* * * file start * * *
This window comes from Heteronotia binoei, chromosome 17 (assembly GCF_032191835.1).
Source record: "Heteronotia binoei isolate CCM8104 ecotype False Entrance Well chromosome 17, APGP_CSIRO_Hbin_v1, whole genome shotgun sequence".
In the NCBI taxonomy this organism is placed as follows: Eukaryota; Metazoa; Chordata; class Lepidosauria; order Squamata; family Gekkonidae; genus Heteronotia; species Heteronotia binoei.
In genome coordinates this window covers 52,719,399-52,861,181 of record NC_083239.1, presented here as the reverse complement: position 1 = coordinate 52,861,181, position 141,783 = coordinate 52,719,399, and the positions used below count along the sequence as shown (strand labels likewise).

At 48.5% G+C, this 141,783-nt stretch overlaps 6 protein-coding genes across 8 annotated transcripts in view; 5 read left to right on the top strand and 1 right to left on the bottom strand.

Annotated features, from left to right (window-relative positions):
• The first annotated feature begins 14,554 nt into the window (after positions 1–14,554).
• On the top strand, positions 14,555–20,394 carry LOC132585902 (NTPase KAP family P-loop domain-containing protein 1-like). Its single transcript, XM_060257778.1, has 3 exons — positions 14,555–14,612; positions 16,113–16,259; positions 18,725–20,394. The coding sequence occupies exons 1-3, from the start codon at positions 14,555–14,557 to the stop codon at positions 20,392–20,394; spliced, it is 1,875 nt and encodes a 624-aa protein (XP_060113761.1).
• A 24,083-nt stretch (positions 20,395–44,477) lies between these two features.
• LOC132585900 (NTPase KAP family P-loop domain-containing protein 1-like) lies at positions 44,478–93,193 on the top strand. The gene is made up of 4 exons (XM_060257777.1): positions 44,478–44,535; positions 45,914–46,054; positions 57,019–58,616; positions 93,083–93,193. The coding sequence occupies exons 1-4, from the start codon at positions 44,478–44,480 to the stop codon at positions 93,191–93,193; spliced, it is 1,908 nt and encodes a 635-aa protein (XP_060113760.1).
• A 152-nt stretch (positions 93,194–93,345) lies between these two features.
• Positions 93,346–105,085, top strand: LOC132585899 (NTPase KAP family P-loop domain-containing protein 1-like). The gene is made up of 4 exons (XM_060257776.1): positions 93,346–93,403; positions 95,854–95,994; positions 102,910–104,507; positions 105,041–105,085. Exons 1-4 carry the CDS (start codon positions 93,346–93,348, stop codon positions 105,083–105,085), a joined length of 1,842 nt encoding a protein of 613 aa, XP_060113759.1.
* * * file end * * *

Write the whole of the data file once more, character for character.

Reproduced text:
This window comes from Heteronotia binoei, chromosome 17 (assembly GCF_032191835.1).
Source record: "Heteronotia binoei isolate CCM8104 ecotype False Entrance Well chromosome 17, APGP_CSIRO_Hbin_v1, whole genome shotgun sequence".
In the NCBI taxonomy this organism is placed as follows: Eukaryota; Metazoa; Chordata; class Lepidosauria; order Squamata; family Gekkonidae; genus Heteronotia; species Heteronotia binoei.
In genome coordinates this window covers 52,719,399-52,861,181 of record NC_083239.1, presented here as the reverse complement: position 1 = coordinate 52,861,181, position 141,783 = coordinate 52,719,399, and the positions used below count along the sequence as shown (strand labels likewise).

At 48.5% G+C, this 141,783-nt stretch overlaps 6 protein-coding genes across 8 annotated transcripts in view; 5 read left to right on the top strand and 1 right to left on the bottom strand.

Annotated features, from left to right (window-relative positions):
• The first annotated feature begins 14,554 nt into the window (after positions 1–14,554).
• On the top strand, positions 14,555–20,394 carry LOC132585902 (NTPase KAP family P-loop domain-containing protein 1-like). Its single transcript, XM_060257778.1, has 3 exons — positions 14,555–14,612; positions 16,113–16,259; positions 18,725–20,394. The coding sequence occupies exons 1-3, from the start codon at positions 14,555–14,557 to the stop codon at positions 20,392–20,394; spliced, it is 1,875 nt and encodes a 624-aa protein (XP_060113761.1).
• A 24,083-nt stretch (positions 20,395–44,477) lies between these two features.
• LOC132585900 (NTPase KAP family P-loop domain-containing protein 1-like) lies at positions 44,478–93,193 on the top strand. The gene is made up of 4 exons (XM_060257777.1): positions 44,478–44,535; positions 45,914–46,054; positions 57,019–58,616; positions 93,083–93,193. The coding sequence occupies exons 1-4, from the start codon at positions 44,478–44,480 to the stop codon at positions 93,191–93,193; spliced, it is 1,908 nt and encodes a 635-aa protein (XP_060113760.1).
• A 152-nt stretch (positions 93,194–93,345) lies between these two features.
• Positions 93,346–105,085, top strand: LOC132585899 (NTPase KAP family P-loop domain-containing protein 1-like). The gene is made up of 4 exons (XM_060257776.1): positions 93,346–93,403; positions 95,854–95,994; positions 102,910–104,507; positions 105,041–105,085. Exons 1-4 carry the CDS (start codon positions 93,346–93,348, stop codon positions 105,083–105,085), a joined length of 1,842 nt encoding a protein of 613 aa, XP_060113759.1.